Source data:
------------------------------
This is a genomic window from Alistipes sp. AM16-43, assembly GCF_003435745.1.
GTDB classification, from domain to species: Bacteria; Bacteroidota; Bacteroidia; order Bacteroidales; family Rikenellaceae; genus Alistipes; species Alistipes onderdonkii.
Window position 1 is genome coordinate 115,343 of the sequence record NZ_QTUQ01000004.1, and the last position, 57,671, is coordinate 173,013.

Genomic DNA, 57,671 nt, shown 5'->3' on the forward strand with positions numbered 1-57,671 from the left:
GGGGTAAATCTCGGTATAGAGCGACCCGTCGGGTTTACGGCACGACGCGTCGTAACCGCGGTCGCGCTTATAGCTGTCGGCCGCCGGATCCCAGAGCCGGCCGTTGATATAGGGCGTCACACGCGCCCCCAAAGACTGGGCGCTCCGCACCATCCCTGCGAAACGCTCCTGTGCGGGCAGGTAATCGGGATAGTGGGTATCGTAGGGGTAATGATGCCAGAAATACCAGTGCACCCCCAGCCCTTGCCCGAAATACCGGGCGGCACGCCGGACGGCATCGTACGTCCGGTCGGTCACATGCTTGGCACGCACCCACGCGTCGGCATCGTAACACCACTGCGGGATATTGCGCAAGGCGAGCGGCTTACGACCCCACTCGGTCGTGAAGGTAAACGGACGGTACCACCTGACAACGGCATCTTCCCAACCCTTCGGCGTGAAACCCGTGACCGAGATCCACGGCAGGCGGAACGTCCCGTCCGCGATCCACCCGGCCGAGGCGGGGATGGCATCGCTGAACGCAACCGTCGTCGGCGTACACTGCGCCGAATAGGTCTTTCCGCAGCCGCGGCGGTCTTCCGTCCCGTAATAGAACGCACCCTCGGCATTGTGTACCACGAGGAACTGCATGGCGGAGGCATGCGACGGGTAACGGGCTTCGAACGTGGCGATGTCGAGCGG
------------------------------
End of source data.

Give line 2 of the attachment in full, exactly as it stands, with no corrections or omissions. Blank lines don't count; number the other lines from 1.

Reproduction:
GTDB classification, from domain to species: Bacteria; Bacteroidota; Bacteroidia; order Bacteroidales; family Rikenellaceae; genus Alistipes; species Alistipes onderdonkii.